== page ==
Reader Question: How To Decide Where To Credit Low Fare Economy Class Flights?


We received a Reader Question today asking what is the best strategy to collect miles on Low Fare Economy Class tickets that often earn little or no mileage credit.

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Sometimes certain tickets are just too cheap to pass up on and especially on the short- or medium haul flight, it’s hard to justify paying more for premium class if you can get a cheap fare on a mainline carrier, especially if it still offers you status benefits.

Our reader Sam wrote:


my question regarding cheap tickets: I’m Gold with Turkish Miles&Smiles and they don’t credit anything for cheap tickets of most Star Alliance partners such as Lufthansa, Singapore Airlines and many more.

Any idea if I should sign up for another program that offers better options to credit cheap fares to?

He certainly has a point because most frequent flyer programs nowadays have eliminated low booking classes, especially those of partner carriers, from their earning charts.

On occasion, the airline’s own program credits a small amount of points for such flights. For example, Singapore Airlines KrisFlyer program credits 10% of the base miles for their cheapest tickets just so they can say “Every SQ flights earns miles” but in reality this means that a flight from Tokyo to Los Angeles earns a whopping 500 miles.

To answer the reader’s question, there are programs out there that are more liberal in crediting low fares; let me use a couple examples I had personally in the past year.

Last week I booked a low fare class Egypt Air flight from Abu Dhabi to Cairo. Just over US$100 for the one way and booked in S class which wouldn’t earn anything on my main programs LH Miles&More, TK Miles&Smiles and SQ KrisFlyer.

However they do credit at a 25% ratio at United Mileage Plus where I had previous luck with crediting two Air India flights as well.

I usually use the website Where To Credit? (access here) that has a comprehensive and pretty much up to date database of accrual rates from all different programs.

Apart from United, where I have only Silver Premier Status as part of the Marriott-United Rewards Plus Partnership, a couple other Star Alliance programs showed favorable earning rates for this cheap Egyptair flight I booked. Those included Air Canada, Air China, Copa, Egyptair themselves, Ethiopian and SAS which all seem to earn with a 25% ratio. TAP Air Portugal would have even credited at a 50% rate.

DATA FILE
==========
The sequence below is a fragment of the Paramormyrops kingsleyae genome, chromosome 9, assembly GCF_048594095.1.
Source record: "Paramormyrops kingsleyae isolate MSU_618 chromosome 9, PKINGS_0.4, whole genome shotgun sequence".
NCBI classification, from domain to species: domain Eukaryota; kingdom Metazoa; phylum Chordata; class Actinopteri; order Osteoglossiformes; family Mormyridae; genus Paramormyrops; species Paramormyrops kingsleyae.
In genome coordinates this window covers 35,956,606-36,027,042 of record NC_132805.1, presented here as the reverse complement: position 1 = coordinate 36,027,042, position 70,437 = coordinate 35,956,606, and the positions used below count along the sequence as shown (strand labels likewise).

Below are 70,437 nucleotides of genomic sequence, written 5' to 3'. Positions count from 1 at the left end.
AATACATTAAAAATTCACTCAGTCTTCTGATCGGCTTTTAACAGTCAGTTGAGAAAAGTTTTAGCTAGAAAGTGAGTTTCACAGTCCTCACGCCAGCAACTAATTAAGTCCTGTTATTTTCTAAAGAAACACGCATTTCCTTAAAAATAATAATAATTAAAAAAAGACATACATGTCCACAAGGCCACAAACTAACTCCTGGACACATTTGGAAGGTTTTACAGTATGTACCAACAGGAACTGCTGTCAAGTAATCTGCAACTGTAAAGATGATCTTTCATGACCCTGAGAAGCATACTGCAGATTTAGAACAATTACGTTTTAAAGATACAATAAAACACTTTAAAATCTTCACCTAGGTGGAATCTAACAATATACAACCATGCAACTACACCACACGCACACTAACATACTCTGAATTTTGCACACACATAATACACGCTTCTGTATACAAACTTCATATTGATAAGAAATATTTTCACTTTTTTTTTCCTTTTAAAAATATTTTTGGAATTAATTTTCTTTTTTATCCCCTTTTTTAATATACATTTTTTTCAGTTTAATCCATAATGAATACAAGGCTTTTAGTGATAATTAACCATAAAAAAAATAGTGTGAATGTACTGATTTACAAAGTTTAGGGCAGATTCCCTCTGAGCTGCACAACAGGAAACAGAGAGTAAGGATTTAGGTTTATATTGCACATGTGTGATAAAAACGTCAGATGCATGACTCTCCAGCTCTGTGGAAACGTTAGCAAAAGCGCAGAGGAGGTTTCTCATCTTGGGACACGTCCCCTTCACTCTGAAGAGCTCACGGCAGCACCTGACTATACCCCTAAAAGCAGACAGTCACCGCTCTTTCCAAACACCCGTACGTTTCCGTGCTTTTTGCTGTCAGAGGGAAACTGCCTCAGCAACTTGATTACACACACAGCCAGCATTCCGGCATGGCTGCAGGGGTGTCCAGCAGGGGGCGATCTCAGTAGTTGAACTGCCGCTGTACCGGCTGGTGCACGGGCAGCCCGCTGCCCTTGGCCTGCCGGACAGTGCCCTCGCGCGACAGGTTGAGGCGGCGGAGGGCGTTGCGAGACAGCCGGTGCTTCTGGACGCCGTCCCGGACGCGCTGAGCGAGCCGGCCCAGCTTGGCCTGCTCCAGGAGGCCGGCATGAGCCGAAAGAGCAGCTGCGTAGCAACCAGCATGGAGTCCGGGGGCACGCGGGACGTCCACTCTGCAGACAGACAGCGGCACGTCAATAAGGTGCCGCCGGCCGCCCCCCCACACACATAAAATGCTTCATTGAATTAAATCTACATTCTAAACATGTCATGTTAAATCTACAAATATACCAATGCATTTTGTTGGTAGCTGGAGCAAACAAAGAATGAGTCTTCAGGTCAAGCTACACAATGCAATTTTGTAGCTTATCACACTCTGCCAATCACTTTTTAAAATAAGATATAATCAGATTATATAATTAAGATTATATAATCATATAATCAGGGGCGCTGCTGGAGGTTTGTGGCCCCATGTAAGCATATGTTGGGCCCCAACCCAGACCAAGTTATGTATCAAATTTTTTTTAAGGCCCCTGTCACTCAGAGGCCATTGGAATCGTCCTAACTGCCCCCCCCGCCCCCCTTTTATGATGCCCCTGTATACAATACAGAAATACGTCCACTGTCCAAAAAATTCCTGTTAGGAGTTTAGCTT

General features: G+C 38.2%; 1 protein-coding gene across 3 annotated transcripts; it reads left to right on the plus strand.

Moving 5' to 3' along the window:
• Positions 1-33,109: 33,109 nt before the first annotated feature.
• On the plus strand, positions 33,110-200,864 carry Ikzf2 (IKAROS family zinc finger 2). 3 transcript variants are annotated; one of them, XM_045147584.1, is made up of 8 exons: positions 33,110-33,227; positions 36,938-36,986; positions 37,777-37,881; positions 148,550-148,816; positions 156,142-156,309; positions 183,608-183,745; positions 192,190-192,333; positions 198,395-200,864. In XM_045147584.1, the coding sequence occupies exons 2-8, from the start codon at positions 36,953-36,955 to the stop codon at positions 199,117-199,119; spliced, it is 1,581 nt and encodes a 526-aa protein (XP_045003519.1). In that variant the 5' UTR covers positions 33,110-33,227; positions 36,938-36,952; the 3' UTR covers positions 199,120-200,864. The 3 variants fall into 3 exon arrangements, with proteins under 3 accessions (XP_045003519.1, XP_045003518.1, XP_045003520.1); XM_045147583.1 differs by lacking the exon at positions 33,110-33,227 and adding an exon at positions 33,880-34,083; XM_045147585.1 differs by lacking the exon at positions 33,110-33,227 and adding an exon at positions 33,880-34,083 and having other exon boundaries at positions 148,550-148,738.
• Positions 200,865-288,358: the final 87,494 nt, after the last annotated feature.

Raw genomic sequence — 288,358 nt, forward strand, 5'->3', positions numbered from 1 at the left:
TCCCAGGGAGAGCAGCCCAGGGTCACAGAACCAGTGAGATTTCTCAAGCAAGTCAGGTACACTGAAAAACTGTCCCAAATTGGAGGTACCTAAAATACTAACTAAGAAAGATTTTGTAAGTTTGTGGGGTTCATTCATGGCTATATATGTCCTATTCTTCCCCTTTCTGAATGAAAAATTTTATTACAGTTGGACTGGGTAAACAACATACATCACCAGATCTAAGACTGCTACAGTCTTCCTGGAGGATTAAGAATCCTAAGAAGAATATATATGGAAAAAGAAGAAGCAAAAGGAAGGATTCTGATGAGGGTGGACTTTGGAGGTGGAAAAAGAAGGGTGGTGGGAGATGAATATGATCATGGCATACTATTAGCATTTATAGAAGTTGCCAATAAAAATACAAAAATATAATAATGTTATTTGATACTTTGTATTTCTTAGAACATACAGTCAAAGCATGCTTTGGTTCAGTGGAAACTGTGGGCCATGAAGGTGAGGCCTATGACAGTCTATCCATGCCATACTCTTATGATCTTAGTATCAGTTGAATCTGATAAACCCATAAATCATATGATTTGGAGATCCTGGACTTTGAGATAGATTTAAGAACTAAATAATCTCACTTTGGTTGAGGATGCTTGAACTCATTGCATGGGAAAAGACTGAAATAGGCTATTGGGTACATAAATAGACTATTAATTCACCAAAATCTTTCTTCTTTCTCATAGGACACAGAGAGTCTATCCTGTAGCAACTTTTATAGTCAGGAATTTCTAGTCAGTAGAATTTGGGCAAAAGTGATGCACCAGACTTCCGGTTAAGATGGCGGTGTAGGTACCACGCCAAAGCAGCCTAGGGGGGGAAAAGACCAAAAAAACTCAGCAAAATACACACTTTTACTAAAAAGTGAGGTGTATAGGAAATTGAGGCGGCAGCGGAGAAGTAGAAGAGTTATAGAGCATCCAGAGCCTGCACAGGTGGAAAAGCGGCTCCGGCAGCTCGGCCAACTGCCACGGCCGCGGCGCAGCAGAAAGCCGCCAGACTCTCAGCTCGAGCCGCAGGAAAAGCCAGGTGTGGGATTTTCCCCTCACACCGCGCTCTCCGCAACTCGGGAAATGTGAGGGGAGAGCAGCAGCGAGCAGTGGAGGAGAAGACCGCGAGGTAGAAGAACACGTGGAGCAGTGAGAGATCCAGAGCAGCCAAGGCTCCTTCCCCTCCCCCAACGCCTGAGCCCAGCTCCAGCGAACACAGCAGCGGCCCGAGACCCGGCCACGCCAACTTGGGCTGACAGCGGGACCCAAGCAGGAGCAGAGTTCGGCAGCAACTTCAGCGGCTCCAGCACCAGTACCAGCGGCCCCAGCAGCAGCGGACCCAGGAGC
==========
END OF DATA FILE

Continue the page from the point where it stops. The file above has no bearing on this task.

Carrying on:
Since I’m already a United member, I credited it there and was still able to benefit from my Star Alliance Gold status on the day of departure (Business Class Check-in, Fast Lane, Lounge).

I usually ask the check-in staff to change my number after I have checked in and never had a problem, except once when a United Agent wouldn’t let me into the lounge by simply presenting my SQ Gold Card. She insisted I add the Gold number to the reservation, not the non-status United number which I was using for a status challenge at the time. Don’t argue in these cases, tell them to just do it and then go to another counter and swap the number back.


The airlines put the screws on much tighter in recent years with the frequent flyer programs becoming more revenue-centric and no longer allowing full accrual on cheap Economy and even Business Class fares. There are plenty of Business Class booking classes that now only earn 100% Base Miles such as Lufthansa P/Z class.

As far as Star Alliance goes, I find that both United Mileage Plus and Air Canada Aeroplan have relatively fair accrual rates, and if you can get a little closer to your desired status even with such small credits, then that’s a very welcome opportunity.